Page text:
It’s interesting, and it made me wonder where she got her knowledge of how to do this.  If it was a thing “from the Church” or if she learned it from her mother?  Another cousin told me a story that might shed some light on this:

My mother did recall that [Ottelia] was a healer but she called it “behexing”.  She remembers Ottelia saying that she could pass along her gift, but it needed to pass from woman to man.  She passed her healing onto Otto Preilipp [Otto was the son of her husband’s first cousin, Hermann Prielipp].  My Mom doesn’t think he ever used it that she could remember.


Schmidt / Zierke Postcards

Among the collection of documents and photos cared for by my cousin Norma Bandock are three post-cards that were sent from Rothschild, Wisconsin to Montello, Wisconsin where the Zierke family lived.  All three cards show historic scenes from Rothschild Park, which was just across Grand Avenue from my great-grandfather Edwin Schmidt’s home.

I’m guessing that Billy Schmidt was given these postcards by the Zierke family, possibly when August Zierke died in 1955.

The first one is from Edwin to his Uncle August Zierke promising to send more cards “like these of the park”. It was sent on 17 Sept 1908 when Edwin was 20 years old and August was 27.  Neither men was married.   August wouldn’t marry Emma Prochnow until the next year, and Edwin married Olga Hanson in 1911.

EdwinSchmidtPostcard1908_front

EdwinSchmidtPostcard1908_back

The next one is from Edwin to his Uncle August Zierke, talking about the weather. It was sent at the same time as the first on 17 Sept 1908.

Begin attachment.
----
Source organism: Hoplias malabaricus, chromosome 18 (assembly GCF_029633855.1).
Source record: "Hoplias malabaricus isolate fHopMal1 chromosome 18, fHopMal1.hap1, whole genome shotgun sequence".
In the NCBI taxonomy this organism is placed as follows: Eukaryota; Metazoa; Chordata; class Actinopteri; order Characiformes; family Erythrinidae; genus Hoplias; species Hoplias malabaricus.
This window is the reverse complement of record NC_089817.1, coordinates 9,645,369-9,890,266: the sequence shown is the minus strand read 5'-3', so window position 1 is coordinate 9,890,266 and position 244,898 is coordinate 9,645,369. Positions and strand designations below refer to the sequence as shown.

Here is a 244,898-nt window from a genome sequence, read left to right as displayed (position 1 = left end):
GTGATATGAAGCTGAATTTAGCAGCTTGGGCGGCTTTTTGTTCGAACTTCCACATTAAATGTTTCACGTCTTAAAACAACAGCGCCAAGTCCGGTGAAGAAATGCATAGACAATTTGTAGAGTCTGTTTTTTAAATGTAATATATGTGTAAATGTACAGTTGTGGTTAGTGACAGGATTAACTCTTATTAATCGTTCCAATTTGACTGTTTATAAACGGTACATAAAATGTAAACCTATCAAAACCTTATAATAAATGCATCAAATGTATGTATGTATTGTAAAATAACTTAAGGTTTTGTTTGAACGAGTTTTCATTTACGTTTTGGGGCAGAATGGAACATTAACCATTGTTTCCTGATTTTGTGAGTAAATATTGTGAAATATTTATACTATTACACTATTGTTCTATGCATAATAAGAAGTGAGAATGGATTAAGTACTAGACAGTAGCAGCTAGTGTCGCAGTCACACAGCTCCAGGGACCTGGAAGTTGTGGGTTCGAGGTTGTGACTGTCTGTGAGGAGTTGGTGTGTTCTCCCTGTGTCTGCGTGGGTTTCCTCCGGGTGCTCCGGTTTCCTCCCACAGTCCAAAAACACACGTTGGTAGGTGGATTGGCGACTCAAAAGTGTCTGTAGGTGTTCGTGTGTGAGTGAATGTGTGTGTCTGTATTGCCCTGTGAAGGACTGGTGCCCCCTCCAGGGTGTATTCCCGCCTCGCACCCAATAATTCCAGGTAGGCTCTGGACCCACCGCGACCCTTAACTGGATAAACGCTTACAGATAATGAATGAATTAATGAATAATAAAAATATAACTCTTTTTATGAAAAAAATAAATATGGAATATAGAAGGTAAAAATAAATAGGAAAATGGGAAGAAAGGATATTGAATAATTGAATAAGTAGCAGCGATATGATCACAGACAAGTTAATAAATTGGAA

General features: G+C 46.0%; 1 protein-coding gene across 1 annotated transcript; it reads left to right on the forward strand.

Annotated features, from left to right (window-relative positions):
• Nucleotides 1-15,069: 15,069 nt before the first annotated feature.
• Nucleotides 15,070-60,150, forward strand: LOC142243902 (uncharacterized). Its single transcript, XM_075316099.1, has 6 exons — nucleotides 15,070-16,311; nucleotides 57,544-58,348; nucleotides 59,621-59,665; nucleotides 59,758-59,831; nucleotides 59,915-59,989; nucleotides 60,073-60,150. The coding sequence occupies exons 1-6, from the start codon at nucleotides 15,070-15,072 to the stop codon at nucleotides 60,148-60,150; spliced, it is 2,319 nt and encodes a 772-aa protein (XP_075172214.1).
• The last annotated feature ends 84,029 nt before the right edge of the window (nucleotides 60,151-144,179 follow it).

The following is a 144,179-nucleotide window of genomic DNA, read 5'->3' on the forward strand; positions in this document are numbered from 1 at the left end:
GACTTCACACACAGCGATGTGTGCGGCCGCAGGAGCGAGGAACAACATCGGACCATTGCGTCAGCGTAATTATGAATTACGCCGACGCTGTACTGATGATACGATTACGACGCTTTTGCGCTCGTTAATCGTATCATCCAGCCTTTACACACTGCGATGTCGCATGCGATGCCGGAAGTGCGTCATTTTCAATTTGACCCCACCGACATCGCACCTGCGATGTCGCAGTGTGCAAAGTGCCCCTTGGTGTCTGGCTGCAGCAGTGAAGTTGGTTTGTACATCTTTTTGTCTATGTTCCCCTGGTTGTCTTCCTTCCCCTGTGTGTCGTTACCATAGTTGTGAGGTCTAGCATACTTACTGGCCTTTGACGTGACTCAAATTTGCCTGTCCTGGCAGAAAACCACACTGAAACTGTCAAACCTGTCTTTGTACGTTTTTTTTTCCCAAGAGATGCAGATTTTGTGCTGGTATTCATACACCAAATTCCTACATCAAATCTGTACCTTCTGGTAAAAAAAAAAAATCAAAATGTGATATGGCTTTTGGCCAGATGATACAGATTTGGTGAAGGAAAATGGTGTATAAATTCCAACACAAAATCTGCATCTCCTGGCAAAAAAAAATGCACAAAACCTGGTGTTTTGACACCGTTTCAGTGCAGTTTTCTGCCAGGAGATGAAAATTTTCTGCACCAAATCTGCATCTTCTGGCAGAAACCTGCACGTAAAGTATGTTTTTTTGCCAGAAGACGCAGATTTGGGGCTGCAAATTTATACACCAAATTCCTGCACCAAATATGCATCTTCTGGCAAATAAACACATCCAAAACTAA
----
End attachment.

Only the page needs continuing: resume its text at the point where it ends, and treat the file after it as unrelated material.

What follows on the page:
EdwinSchmidtPostcard1908_2_front

EdwinSchmidtPostcard1908_2_back

The third is from Ella Barwineck, who was the daughter of Emma Zierke, so Ella was Edwin’s first cousin.  Ella and her family were living in Schofield, Wisconsin at the time this was sent.  Ella’s father Albert Barwineck worked at the paper mill where Edwin Schmidt worked.  The Barwineck family lived on Grand Avenue right next to Alvina Schmidt Mueller and Wilhelmine Winkelmann [Edwin’s aunt and paternal grandmother], and very close to my part of the Schmidt family who also lived on Grand Avenue.

Ella was writing back to her Aunt [and namesake] Ella Prochnow Zierke (presumably after a visit in Montello) telling her they had arrived back home in Schofield, and describing a storm they had had up North.  It was sent on 3 Aug 1910 when she was 14 years old.

EllaBarwineckPostcard1910_front

EllaBarwineckPostcard1910_back

“Mrs. A. Zierke, Montello, Wis. Box 4.  Hello their ante (sic).  I got home fine.  We had a big thunderstorm last night and a fine rain.  From Ella B.”